On the second day of 2016,
I can hear the new year shuffling on the porch,
a new postman on an unfamiliar route,
unsure where to lay
the oversized packages.
I sip my warmish coffee,
listening to the new year fumble tinnily
now with my battered blue postbox.
He might welcome some instruction.
He might welcome a welcome.
I might have welcomed these too, once.
In 2015 I might have dared to open the door.
I might have introduced myself, with my signature
head duck to a bob to a once-fetching tilt,
with the usual apology in my eyes
for the screen door's consolation prize:
yes, sorry, only this, only me,
only a woman of a certain age
(read: not his)
with wet eyes liquid soul wobbling breasts the yearning
sloshing onto the toes of his newly issued uniform shoes.
In 2015, I might have warned the new year that
the dogs will always bark. I might have counseled him
to leave the awkward pieces of mail on the
wide-hipped seats of the red plastic Adirondack chairs.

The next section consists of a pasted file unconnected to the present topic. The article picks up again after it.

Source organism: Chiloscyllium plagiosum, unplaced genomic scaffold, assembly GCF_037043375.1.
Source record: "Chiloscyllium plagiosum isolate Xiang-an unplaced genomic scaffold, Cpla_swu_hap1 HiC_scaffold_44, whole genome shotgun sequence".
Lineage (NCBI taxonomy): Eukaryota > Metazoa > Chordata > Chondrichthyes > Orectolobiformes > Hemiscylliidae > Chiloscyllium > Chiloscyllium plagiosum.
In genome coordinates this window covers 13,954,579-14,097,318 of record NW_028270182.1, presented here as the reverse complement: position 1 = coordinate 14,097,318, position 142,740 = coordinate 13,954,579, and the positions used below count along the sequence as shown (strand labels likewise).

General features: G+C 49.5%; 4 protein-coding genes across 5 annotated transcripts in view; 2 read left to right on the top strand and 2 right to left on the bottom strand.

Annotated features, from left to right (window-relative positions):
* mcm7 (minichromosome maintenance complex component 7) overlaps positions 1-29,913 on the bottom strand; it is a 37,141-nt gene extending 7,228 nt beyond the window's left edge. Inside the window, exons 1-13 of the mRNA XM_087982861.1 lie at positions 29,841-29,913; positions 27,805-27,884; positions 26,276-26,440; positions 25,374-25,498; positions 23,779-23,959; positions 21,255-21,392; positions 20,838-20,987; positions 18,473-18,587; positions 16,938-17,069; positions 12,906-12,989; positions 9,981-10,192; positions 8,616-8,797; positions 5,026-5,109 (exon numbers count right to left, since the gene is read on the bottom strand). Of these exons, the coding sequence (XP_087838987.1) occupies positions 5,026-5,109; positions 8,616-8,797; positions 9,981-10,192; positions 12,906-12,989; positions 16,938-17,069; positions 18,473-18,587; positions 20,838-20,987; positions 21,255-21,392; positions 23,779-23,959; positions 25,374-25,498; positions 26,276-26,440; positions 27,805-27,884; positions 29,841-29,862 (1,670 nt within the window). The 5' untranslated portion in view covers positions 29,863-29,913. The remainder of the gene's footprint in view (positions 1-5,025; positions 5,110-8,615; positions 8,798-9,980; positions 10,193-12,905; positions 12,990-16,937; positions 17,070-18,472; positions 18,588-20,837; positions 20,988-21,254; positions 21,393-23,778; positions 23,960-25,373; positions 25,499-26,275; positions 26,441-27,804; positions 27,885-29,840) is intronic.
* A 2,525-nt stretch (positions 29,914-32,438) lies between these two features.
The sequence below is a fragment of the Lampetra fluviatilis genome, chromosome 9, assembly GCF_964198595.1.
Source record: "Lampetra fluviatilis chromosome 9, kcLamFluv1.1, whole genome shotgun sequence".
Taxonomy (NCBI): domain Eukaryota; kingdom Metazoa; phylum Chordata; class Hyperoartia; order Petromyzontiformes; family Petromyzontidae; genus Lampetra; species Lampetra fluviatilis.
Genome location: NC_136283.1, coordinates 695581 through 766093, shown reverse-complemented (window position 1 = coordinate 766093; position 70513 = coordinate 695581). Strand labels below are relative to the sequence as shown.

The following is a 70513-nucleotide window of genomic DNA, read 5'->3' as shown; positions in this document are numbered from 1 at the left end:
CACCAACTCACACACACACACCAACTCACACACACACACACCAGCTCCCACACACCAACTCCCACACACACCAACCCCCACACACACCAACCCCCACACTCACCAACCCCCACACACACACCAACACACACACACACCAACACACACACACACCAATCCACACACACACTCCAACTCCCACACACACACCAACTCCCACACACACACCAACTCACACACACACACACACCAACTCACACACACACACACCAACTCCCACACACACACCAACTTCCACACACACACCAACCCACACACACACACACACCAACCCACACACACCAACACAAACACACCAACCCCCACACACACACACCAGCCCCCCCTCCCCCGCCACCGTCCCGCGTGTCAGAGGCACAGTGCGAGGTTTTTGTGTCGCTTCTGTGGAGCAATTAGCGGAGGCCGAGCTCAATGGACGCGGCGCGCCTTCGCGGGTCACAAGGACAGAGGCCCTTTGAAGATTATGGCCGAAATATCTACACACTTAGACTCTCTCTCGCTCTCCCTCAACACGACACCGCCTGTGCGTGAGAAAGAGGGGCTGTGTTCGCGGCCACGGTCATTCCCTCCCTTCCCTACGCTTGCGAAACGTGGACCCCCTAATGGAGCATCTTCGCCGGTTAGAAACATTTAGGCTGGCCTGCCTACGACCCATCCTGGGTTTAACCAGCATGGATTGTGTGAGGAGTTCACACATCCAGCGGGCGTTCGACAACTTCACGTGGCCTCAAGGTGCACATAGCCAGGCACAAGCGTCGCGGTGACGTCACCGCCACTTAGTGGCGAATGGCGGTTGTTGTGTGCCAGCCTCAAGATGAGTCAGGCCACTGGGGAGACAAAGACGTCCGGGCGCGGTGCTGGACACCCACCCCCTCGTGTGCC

I might have told him not to fear his first day
(although how I hate the first day of anything)
and let him know that, sometimes, my daughters bake.
Now I refuse to open the door to him. Too soon.
It's nothing personal, newest new year.
He is welcome as far as my porch—as far as the doormat.
Let him, thumping, unseen 2016, deliver as he may.
What do I know, after all, about his job?
Let me, steely now, sit quietly. Let me offer no apology for being.
No year is at fault for what it delivers. No need to
shoot the messenger; no need to interfere.
What will come will come, never when expected,
just as expected.